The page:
Kim Jong Fun

North Korean state TV, in celebration of the birthday of their new overlord, aired a video collage of Kim Jong Un driving a tank, riding a horse, inspecting a factory, and hobnobbing with generals. The female announcer, her voice trembling in the ecstasies of praise, commends this "genius among geniuses" for his "excellent military leadership." ...

632260_funfair8958_2.jpg
632260_funfair8958_2.jpg

North Korean state TV, in celebration of the birthday of their new overlord, aired a video collage of Kim Jong Un driving a tank, riding a horse, inspecting a factory, and hobnobbing with generals. The female announcer, her voice trembling in the ecstasies of praise, commends this "genius among geniuses" for his "excellent military leadership."

Bizarrely, the video also shows the youngest Kim at an amusement park, seemingly enjoying himself as he prepares to be launched up to the top of a giant pole in a Tower of Doom ride.

North Korea has entered Juche 101, the 100th anniversary of the birth of Kim Il Sung and the year that the country's propaganda claimed that it would bring "moderate prosperity" to its people. North Korea is still one of the poorest countries in the world, but the thinking seems to be that building a fun fair North Koreans can actually enjoy is a concrete example of what the Kims have done for the people.

North Korean state TV, in celebration of the birthday of their new overlord, aired a video collage of Kim Jong Un driving a tank, riding a horse, inspecting a factory, and hobnobbing with generals. The female announcer, her voice trembling in the ecstasies of praise, commends this "genius among geniuses" for his "excellent military leadership."

Bizarrely, the video also shows the youngest Kim at an amusement park, seemingly enjoying himself as he prepares to be launched up to the top of a giant pole in a Tower of Doom ride.

North Korea has entered Juche 101, the 100th anniversary of the birth of Kim Il Sung and the year that the country’s propaganda claimed that it would bring "moderate prosperity" to its people. North Korea is still one of the poorest countries in the world, but the thinking seems to be that building a fun fair North Koreans can actually enjoy is a concrete example of what the Kims have done for the people.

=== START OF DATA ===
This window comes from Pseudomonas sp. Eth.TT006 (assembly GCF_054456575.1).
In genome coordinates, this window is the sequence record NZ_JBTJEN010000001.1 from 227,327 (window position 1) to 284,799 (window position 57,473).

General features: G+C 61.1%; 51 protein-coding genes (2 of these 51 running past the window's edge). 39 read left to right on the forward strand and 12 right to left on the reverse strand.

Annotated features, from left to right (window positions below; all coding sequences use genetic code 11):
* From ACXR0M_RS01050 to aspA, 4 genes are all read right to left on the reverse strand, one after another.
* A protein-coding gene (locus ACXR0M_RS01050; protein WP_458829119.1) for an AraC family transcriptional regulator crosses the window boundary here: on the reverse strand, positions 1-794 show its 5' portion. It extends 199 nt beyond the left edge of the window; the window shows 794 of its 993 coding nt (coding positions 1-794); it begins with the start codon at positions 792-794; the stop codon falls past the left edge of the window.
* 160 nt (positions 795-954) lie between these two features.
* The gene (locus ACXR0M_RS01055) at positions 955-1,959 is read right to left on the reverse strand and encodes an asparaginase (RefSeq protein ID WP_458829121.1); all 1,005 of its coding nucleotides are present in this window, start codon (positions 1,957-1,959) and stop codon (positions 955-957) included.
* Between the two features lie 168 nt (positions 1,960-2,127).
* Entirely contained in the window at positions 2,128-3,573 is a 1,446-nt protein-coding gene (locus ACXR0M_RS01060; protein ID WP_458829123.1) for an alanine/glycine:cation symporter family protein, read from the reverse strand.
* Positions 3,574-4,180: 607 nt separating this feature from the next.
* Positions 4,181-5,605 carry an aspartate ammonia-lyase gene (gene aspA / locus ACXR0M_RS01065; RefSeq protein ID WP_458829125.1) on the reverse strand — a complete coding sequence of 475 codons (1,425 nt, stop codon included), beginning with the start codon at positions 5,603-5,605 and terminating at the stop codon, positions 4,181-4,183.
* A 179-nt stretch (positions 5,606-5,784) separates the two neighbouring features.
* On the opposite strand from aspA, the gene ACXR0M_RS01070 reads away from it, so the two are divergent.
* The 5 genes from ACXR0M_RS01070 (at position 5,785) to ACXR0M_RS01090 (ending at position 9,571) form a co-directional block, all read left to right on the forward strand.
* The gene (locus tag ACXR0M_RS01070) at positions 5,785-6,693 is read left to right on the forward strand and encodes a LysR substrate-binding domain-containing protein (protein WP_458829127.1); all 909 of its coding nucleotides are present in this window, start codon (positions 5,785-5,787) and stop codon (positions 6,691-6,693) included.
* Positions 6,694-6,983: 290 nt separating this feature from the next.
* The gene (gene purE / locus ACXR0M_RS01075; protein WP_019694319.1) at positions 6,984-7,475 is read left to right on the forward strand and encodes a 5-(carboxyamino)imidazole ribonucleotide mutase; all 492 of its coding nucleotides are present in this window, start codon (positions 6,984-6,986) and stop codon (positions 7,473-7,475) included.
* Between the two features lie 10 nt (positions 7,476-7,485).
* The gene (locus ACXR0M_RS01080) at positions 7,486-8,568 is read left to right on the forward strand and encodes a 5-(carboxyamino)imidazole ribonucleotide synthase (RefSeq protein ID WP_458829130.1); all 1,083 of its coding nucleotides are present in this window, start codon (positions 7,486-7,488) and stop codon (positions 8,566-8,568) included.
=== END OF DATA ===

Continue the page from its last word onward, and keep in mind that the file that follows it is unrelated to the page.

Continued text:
On the last night of a September visit to the country, my guides announced with great pleasure that we would be visiting this amusement park. Pyongyang, with its tall, decrepit buildings, wide boulevards traversed by rotting trolleys, and citizens who seem to be still even when they’re moving, feels like a post-apocalyptic Detroit. Needless to say I had low expectations for the Ferris wheels of Pyongyang.

Boy was I wrong.

The park had brand new rides, allegedly and believably imported from Italy. The pirate-ship ride elicited shrieks from the North Koreans and the foreign tourists because it was a genuinely scary ride and not because we feared it would malfunction mid-swing and hurl us out of the park. North Koreans wandered around, taking pictures with their families, and munched on hamburgers in the park’s food stand. It was a shockingly normal experience, except that the guide to the park demanded that the dozens of North Koreans waiting in line for each attraction get out of the way so that we foreigners could ride first.

Leader of a functioning society he’s not, but at least Kim Jong Un can boast a great Superman ride.

Note: This is different from Pyongyang’s other amusement park on the foreign tourist circuit, the Mangyondae, which seems to be, like the University of Chicago, that fabled place where fun comes to die.

Isaac Stone Fish is a journalist and senior fellow at the Asia Society’s Center on U.S-China Relations. He was formerly the Asia editor at Foreign Policy Magazine. Twitter: @isaacstonefish

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